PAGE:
The flip side of this equation is that “A” level sub-contractors can cost nearly twice as much as a “C” sub-contractor. Herein lays the problem. To remain competitive in the marketplace a GC or CM may need the “C” sub-contractor pricing. Employing “C” sub-contractors opens the GC or CM up to considerably more risk and places a large burden on the superintendent and project manager. Frustration in “playing the cards they are dealt” is often felt by the superintendent and project manager as they are removed from the sub-contractor selection process and their performance is in part measured on the overall safety record for the project.

Striking a Balance

Enter the business model and values of the owner and senior leadership of a company. If you know that a “C” contractor presents considerably more risk based on its safety track record, do you hire them to win a project? If it were you’re company, how do you strike a balance between remaining competitive and delivering a safe work product? Consider the following:

  • Do you manage this risk with agreement language by specifying safety requirements and shedding liability? Most often the words in a contract do not get to the field and yield greater safety performance. Where contract language can have an effect is the prohibition of sub-let work. Take the case where a sheet-rock sub-contractor hires his/her sub who in turn hires his/her sub to actually perform the work. Often times when work trickles down the quality of safety diminishes considerably.
  • Do you look at the sub’s insurance policy coverage to make sure bonding, building defect, general liability and other necessary insurance tools are in place and have adequate limits? Does that help drive the safety outcome? Most often times not.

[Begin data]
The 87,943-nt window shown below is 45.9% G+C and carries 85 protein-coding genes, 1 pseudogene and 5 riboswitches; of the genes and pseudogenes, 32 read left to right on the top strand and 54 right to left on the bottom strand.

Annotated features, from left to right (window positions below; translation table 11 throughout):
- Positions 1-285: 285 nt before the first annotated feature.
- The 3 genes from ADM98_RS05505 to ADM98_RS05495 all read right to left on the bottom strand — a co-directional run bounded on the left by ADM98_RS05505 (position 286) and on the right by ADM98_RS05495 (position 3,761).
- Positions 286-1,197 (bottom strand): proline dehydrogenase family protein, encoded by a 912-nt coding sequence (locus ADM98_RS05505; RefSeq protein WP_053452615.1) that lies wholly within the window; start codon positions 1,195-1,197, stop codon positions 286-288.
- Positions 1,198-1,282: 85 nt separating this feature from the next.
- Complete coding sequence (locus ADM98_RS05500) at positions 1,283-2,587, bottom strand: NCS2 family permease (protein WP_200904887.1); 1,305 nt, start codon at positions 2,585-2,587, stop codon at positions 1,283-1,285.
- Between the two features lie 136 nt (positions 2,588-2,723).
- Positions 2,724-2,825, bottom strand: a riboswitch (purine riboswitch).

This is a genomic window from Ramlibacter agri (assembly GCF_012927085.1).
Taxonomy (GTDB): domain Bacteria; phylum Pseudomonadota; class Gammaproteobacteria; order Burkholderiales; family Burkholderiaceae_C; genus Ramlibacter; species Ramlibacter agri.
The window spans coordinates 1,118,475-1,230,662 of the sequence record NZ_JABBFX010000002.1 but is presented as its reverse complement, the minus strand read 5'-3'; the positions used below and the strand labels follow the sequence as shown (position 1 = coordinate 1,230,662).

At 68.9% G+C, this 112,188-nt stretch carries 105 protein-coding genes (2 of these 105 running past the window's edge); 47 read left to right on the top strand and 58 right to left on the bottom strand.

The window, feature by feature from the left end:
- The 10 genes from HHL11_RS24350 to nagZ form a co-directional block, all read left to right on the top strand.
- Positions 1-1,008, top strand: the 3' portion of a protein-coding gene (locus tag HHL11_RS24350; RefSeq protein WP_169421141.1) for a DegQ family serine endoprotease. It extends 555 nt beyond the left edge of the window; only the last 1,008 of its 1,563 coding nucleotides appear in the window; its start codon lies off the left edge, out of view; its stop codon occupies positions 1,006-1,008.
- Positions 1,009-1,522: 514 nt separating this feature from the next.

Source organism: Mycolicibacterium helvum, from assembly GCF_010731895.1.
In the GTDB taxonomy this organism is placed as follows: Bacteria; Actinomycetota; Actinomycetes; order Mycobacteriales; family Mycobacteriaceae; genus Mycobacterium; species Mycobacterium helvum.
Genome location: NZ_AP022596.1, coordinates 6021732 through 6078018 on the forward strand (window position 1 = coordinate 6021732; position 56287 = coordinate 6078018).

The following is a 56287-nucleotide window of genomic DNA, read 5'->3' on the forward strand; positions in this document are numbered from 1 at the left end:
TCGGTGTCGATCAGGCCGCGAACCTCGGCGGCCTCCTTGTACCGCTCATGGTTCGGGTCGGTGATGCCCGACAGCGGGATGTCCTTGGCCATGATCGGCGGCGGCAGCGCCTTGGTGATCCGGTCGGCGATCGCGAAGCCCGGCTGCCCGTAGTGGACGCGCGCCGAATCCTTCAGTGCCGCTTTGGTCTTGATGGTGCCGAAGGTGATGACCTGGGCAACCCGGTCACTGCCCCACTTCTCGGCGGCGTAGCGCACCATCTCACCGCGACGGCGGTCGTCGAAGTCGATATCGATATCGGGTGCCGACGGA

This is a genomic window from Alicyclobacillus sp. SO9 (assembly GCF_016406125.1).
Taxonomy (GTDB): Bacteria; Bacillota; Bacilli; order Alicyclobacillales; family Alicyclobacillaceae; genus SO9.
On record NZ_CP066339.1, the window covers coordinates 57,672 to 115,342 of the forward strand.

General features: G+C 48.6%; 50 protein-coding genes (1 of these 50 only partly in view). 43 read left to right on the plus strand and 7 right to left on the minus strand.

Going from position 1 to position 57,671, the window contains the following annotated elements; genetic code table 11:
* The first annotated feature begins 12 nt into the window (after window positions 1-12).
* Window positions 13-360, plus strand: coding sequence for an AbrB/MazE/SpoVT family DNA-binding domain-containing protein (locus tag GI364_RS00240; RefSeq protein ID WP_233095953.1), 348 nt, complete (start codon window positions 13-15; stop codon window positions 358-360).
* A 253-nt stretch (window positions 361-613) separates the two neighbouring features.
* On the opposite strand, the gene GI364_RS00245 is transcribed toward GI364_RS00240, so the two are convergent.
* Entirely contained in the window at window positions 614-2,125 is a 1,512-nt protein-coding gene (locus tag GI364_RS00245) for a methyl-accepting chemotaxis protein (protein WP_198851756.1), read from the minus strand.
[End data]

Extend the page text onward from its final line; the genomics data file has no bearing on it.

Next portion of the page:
• Do you provide additional resources to your superintendent to help manage safety on the job? This could be in the form of hiring a site safety professional—that just eats-up a big chunk of the project’s profit.
  • Do you take a hard-nose stance with the sub-contractor about safety and send workers home for violating site safety requirements, or dismiss the entire sub-contractor? That throws your production and schedule way out of whack. Remember, the owner wants his/her building by a specific date or you may be forced to pay liquidated damages.
  • Do you mandate weekly tool box talks, daily task-planning, proof of training by submitting certificates, etc, to hold the sub accountable? If so, who verifies all of this and tracks completion?

There are no easy answers when it comes to managing contractor safety risks. Much is tolerated for the sake of earning a living. However, the last thing a GC or CM wants is a news crew showing their company job banner on TV following a serious injury or fatality. Experience tells us that the safety outcome is most often a good when production, quality and safety are maintained in equal balance (both valued and allocated resources). When a company starts to compromise their safety effort for production, due to a schedule delay or for the sake of pursuing profit, bad things usually happen. This approach may mean success today but eventually it will catch up to the contractor.